Western vs. Eastern Storytelling

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Western vs. Eastern Storytelling

#1 Post by pigionsdeliver » Sun Apr 30, 2017 10:51 am

Despite the title, this isn't so much a question on which is better but more about highlighting what difference there are [if any]. I've come across some discussion on the differences but thought I'd pose the question here.

I have my own idea on the subject but I wanted to hear from others and if you have some interesting sources I'd love to read them. My own opinion is the importance of setting/atmosphere over the importance of character is what sets eastern storytelling apart from western. The importance of character arises from the western world's focus on individuality and how we are creators of our own fate. That's what I think in a nutshell.

So, what are some of the difference and/or similarities you find in western and eastern storytelling?
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Re: Western vs. Eastern Storytelling

#2 Post by gekiganwing » Sun Apr 30, 2017 7:05 pm

Unfortunately, I don't especially like this comparison for a number of reasons...

* It can be too easy to make sweeping generalizations based on a handful of stories. This can be a problem if those stories were created in only one nation, or just one era. It's especially problematic if they were just pop culture trash entertainment. (I would be embarrassed if people associated the country where I live with the few things they remember from watching Silent Night Deadly Night Part 2 several years ago, or from occasionally glancing at a handful of Rob Liefeld comics covers.)

* How many stories represent an entire hemisphere? I can think of a few works of classic literature or theater which are still famous in many nations. Some have even influenced laws and the development of technology. The potential downside -- these classics are sometimes stories that gather dust on shelves, read maybe once and then gradually forgotten.

* I don't feel secure judging stories from a nation or a hemisphere because I know that my perspective is limited. Yes, I grew up reading books for school and for fun. Unfortunately, an awful lot of the entertainment that I've experienced has originated from just four or five countries. I have embarrassingly little experience with stories created in mainland Europe. My familiarity with Australia and New Zealand is limited to a few pop songs and comedy films.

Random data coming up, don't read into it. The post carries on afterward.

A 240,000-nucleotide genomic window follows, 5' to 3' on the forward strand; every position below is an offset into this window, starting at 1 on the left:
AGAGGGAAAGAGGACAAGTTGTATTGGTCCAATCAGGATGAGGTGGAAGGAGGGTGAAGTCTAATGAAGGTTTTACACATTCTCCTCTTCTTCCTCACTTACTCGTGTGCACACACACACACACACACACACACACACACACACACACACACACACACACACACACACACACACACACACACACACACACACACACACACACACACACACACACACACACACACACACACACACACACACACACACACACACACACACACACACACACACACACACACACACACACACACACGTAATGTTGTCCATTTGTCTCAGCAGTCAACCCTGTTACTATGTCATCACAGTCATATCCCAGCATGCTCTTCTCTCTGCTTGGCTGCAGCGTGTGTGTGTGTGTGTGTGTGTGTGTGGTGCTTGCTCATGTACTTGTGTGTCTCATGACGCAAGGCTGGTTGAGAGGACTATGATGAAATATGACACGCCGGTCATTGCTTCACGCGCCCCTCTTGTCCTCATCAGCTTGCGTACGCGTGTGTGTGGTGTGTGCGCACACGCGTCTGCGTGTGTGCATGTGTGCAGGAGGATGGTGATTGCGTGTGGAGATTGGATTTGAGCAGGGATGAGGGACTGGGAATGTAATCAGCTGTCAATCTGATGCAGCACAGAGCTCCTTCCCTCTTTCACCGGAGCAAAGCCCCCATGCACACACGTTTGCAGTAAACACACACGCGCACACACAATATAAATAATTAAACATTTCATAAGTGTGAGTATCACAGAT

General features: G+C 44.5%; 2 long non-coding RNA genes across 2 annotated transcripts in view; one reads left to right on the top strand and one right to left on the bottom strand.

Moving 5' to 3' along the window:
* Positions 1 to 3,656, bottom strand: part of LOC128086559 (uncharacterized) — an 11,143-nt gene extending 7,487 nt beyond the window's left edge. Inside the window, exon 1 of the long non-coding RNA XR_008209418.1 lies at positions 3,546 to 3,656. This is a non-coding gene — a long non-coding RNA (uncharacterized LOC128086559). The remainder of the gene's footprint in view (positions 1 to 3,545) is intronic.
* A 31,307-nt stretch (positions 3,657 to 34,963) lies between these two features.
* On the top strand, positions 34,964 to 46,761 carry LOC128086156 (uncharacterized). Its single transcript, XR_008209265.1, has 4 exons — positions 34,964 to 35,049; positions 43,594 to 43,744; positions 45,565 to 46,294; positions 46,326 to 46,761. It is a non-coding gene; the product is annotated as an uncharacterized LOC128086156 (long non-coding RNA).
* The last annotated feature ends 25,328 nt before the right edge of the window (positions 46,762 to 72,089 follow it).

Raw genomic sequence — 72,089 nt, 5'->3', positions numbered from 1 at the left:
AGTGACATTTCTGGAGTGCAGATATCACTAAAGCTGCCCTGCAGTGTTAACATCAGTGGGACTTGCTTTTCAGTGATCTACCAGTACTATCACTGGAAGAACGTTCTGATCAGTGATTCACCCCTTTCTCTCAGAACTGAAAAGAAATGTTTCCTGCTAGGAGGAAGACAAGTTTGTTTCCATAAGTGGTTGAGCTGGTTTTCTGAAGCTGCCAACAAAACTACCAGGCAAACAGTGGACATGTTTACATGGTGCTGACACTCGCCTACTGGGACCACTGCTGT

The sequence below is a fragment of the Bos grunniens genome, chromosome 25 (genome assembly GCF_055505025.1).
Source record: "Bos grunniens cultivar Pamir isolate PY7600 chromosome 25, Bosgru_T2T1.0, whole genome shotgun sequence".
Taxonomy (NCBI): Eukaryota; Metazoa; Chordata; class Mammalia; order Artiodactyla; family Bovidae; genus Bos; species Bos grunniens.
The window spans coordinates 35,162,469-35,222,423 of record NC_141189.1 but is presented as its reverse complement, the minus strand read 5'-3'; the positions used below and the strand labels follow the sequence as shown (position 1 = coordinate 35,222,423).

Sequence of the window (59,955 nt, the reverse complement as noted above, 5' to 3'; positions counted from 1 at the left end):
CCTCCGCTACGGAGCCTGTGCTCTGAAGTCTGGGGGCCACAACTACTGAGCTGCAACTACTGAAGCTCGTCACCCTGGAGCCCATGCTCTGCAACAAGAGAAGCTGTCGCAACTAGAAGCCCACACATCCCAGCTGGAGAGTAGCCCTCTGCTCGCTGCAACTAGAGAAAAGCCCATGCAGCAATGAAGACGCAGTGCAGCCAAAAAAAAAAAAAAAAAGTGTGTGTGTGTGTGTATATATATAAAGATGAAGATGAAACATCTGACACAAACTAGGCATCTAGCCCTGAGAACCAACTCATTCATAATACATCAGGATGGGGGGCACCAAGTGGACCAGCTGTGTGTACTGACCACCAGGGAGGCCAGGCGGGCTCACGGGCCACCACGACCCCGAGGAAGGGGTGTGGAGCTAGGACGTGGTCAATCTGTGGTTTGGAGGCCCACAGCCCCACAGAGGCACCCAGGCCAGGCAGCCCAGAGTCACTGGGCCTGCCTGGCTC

pigionsdeliver wrote:So, what are some of the difference and/or similarities you find in western and eastern storytelling?
A couple of interesting alternatives to consider:

* "Two specific stories created during the same year." What do they have to say about life on earth during that year? It would be easier to make the comparison if the stories exist in the same medium.

* "Two adaptations of the same work." Compare and contrast two official adaptations of one intellectual property. There are examples which were made during the same time by different teams living in different nations. For instance, Capcom's 16-bit game based on Disney's Aladdin was different from the one that Virgin Games made during the same year.

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Re: Western vs. Eastern Storytelling

#3 Post by trooper6 » Sun Apr 30, 2017 9:57 pm

I think the idea that Japan doesn't care about individuals so they focus on setting and the West is obsessed about individuals and so they focus on individuals is more stereotyping than reality.

The Japanese manga "Sanctuary" by Ikegami and Fumimura is all about individuals. Lots and lots of 1950s US media were all about conformity.